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Change tack

“When I use a word,” Humpty Dumpty said in rather a scornful tone, “it means just what I choose it to mean — neither more nor less.”
“The question is,” said Alice, “whether you can make words mean so many different things.”
If you replace “word” with “policy.” It’s exactly the response of George Osborne to the decision by the credit agency Moody’s to scrap Britain’s AAA rating. Just to remind you, dear reader. The mantra used by Osborne to keep our rating was “austerity” and more “austerity.” If he didn’t cut, the UK would loose its AAA rating.
So he cuts and cuts and continues to cut, and lo and behold what happened? Over the weekend, the UK looses its AAA rating.
But you’ve got to admire Osborne without even a by your leave, his mantra changes. Now it’s yet another reason to stick to austerity. So there you have it cuts stop you loosing your status and now they’re needed despite the down grading.
Now I’m not one to take credit agencies seriously, after all they failed to predict the financial crisis, but Osborne and Cameron used them to justify their economic policies. They made them the central test of market confidence, so the weekend’s announcement is another sign of Osborne’s failure.
Failure upon failure. The deficit was going to be sorted this side of the election, but now the target has been moved until 2018. Borrowing is now going to be higher and that’s why Moody downgraded the UK. The expect a “high and rising debt burden.”
Osborne in his first budget predicted that cuts in the public sector would produce a growth led by the private sector. But we’ve witnessed an economy that has flatlined. Or as Moody puts it “sluggish growth” is going to be the UKs lot until “the second half of the decade.”
As this blog has frequently said we’re facing a triple-dip recession and Osborne seems incapable of new thinking. It’s like the 1920s again with the political class of Europe thinking that the only way out of the mess is austerity. Now the politicians in the 20s had an excuse they didn’t know any better, but John Maynard Keynes showed there was an alternative.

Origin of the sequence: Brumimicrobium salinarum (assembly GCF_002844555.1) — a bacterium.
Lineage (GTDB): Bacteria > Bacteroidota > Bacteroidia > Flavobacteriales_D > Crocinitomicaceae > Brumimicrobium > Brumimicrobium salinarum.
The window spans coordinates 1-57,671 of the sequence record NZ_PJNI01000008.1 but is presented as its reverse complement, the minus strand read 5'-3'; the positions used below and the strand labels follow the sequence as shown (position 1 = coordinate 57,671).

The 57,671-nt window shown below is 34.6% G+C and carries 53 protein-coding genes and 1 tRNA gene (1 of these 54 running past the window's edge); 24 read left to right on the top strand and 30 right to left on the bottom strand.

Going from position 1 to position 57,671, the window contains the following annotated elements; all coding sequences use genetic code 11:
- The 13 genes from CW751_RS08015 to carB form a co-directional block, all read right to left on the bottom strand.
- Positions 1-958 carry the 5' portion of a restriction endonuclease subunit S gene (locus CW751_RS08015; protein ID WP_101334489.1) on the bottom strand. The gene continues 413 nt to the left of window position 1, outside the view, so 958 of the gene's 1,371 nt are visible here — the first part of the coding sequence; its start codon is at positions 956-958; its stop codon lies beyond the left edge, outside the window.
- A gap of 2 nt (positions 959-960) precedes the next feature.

Cutting in times of depression makes a bad situation a hell of a lot worse. The  IMF looked at 173 cases of fiscal austerity in advances countries over the period 1978 to 2009. What they found, austerity policies lead to economic contraction and higher unemployment.
As Paul Krugman said in the first chapter of “End this depression now.”
Disasters do happen-history is replete with floods and famines, earthquakes and tsunamis. What makes this disaster so terrible-what should make you angry-is that none of this need be happening. There has been no plague of locusts; we have not lost our technological know-how; America and Europe should be richer, not poorer, than they were five years ago.
Nor is the nature of the disaster mysterious. In the Great Depression leaders had an excuse: nobody really understood what was happening or how to fix it. Today’s leaders don’t have that excuse. We have both the knowledge and the tools to end the suffering.”
To carry on  regardless with the same old policies when they’re failing is sheer political and economic incompetence. If Osborne is too stubborn to change tack, then Cameron has to show him the door. A new approach is needed, urgently.
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